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From Burnout To Thriving: My Story, Part I

Robert Kornfeld, DPM writes about his personal experience with burnout and how he went from burnout to thriving. Part I of II.

February 26, 2024

This is Part I of a two-part article.

There is currently an epidemic of burnout amongst physicians. Much of it has to do with the rigors of insurance-dependency or corporate employment.

I suffered from burnout from 1985-1990, long before any of these issues were a part of the experience of doctors. But we all enter burnout for different reasons.

Here is my story.

Admittedly, I always had trouble walking on the white line like we are all taught to do. Conformity may work for some, but I always saw life from a different perspective. There was a lot of emotional suffering in my early life (I am currently in the early stages of writing a book about it) and it opened my mind to desires that I could only fantasize about at the time.

 

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One of the most damaging things in my life (amongst others) was my father always telling me, “Are you kidding? You can’t do that”, when I would share with him about things I wanted to do or accomplish.

Many times he would ridicule or laugh at my ideas.

That lack of support, that utter lack of confidence in my ability was transferred into my subconscious programming. It helped foster many limiting beliefs I held about myself and fueled a monstrously low self-esteem issue.

When I told my parents that I will be majoring in music and theatre my freshmen year of college, they were very unsupportive and upset about it. I do remember them telling me that I’ll never make a living and it’s a very hard life. But to be honest, it felt no different than any other negative thing they had to say about my decisions, dreams, and aspirations so I just ignored it. And since I began drum lessons at 8 years old and had been in bands since the age of 11, it was the love of my life.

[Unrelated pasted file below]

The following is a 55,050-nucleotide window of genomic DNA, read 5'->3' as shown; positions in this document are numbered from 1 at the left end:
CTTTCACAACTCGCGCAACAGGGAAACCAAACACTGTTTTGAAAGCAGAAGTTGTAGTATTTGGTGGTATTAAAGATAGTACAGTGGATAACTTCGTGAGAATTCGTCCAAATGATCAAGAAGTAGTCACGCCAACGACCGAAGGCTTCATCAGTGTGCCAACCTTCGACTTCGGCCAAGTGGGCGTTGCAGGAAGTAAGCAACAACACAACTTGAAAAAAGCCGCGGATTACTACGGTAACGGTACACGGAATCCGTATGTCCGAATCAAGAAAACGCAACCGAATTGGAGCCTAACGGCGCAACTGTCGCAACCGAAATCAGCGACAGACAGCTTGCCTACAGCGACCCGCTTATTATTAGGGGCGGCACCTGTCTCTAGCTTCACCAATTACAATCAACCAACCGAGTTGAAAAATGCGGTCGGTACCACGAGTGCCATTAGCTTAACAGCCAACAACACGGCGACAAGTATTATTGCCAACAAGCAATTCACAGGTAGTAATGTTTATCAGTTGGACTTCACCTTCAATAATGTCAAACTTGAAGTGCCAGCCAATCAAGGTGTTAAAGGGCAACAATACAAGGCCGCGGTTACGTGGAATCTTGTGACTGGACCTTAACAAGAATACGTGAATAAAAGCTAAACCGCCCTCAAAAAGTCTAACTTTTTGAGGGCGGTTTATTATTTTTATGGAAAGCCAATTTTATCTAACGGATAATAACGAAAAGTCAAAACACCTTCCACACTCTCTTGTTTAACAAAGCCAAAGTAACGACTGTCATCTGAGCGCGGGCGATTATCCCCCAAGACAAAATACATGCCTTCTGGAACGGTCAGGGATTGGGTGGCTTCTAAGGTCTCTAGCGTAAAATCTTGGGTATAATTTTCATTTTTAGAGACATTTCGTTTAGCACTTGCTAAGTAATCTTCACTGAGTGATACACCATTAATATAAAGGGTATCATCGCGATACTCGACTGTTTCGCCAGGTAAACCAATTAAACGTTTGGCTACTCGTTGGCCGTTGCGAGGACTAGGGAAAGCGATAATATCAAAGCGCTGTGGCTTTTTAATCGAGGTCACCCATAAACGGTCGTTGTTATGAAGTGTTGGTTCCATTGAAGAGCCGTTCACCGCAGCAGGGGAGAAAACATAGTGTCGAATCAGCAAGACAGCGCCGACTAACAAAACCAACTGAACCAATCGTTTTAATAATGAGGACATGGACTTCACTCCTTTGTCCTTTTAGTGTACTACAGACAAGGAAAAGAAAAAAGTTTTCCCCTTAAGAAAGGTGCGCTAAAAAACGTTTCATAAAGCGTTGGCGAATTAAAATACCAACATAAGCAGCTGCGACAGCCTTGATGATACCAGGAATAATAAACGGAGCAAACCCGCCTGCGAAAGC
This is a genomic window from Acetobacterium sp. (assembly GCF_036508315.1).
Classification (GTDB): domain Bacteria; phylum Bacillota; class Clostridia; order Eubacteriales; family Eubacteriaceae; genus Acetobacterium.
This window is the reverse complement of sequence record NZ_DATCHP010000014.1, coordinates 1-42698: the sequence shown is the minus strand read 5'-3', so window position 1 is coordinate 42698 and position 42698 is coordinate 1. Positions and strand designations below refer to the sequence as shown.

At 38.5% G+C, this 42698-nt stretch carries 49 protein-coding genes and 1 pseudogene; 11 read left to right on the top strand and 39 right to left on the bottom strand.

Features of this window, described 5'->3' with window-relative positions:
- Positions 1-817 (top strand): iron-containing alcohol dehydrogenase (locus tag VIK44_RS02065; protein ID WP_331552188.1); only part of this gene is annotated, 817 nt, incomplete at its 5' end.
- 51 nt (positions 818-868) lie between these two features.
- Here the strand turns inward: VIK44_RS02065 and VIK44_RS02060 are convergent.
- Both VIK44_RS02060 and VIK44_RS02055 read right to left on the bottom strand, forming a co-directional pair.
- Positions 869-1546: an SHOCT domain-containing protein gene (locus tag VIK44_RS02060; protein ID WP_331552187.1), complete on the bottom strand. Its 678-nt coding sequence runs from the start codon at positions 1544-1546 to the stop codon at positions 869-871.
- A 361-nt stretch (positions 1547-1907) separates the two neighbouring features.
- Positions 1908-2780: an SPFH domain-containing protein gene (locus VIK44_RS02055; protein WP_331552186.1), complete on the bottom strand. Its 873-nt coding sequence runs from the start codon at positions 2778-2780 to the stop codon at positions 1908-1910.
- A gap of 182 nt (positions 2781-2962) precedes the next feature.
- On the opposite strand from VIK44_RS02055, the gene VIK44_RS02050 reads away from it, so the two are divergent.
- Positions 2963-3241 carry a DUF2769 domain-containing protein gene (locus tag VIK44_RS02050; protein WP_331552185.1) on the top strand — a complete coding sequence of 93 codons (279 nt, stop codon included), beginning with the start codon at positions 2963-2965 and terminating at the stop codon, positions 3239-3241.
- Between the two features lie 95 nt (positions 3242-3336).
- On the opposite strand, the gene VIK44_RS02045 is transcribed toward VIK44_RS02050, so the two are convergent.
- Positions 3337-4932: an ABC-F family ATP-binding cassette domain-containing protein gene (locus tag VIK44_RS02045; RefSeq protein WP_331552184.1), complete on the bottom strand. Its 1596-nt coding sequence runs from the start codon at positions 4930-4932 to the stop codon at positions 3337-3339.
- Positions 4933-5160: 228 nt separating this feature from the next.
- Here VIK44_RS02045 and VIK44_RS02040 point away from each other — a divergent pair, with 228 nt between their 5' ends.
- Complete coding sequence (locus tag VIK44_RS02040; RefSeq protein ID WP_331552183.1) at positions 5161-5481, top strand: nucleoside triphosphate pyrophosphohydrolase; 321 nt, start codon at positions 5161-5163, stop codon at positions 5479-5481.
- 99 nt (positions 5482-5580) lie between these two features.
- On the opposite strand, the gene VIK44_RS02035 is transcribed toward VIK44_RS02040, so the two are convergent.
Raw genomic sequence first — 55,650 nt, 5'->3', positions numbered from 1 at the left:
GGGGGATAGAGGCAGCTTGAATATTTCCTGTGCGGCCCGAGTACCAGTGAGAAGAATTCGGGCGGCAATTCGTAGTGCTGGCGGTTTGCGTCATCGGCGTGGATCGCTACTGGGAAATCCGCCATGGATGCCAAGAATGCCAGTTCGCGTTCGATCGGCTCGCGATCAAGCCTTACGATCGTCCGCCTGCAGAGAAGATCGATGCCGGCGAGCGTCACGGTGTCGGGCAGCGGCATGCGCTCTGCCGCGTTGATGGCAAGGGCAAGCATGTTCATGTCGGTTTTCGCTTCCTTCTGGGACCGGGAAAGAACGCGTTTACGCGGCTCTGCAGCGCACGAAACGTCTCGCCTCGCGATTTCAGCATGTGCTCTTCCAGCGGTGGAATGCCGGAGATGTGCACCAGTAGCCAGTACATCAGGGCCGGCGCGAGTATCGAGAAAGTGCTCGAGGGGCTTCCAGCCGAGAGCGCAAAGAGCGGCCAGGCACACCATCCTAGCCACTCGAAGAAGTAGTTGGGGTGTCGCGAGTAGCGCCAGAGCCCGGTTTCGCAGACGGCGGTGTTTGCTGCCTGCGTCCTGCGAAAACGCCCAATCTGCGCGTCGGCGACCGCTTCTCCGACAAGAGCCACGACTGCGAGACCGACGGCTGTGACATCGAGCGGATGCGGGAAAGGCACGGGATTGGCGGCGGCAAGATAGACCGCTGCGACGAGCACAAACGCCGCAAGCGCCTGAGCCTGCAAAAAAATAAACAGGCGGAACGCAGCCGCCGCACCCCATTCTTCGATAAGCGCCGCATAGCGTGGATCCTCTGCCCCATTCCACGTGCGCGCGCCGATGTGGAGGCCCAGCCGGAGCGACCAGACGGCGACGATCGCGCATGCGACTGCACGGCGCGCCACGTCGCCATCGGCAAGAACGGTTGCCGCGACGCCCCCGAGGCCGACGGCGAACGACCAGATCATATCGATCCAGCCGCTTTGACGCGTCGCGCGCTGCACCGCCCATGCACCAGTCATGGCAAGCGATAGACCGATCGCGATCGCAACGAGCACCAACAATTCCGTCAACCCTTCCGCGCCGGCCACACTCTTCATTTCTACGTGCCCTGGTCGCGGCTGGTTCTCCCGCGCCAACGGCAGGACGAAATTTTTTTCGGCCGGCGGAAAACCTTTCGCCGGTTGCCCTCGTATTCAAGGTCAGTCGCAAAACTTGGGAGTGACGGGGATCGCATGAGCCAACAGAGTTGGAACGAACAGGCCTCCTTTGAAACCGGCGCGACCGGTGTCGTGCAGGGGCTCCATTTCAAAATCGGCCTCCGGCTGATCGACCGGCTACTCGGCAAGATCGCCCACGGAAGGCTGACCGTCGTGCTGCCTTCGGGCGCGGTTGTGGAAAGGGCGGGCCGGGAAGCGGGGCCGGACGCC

I will admit that I was not a committed student at that point in my life. I was only interested in playing in the band I started, and academia was unimportant to me. But music, oh music! It always elevated my mood. It filled me with joy and helped me reach into my own soul as I began to write lyrics. Although those lyrics were somewhat dark, they were introspective and gave me a window into my own emotions, experiences and beliefs. It is no surprise that I fell in love with the blues. I experienced intense soul-bearing in the lyrics and the utter honesty about suffering helped me to develop a sense of community and camaraderie with people who had also suffered in their lives. The music matched the emotional intensity of the lyrics and I was hooked.

 

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At the end of my freshmen year of college (1972), I decided that college wasn’t for me.

I wanted to be a famous “rock star”. So I dropped out to follow that passion. Needless to say, I did not succeed. It did not take long for me to see the ugliness in many of the people involved in the industry. I was robbed by a producer. I was lied to, mistreated and left feeling really sad. I saw more suffering in that world and that is not what I wanted for my future. I had already been through so much.

But I was not sorry for what happened. It taught me an important lesson about myself. I wanted/needed to be in control of my own destiny. I knew I had to be my own boss. I did not want to rely on others. I needed and craved autonomy.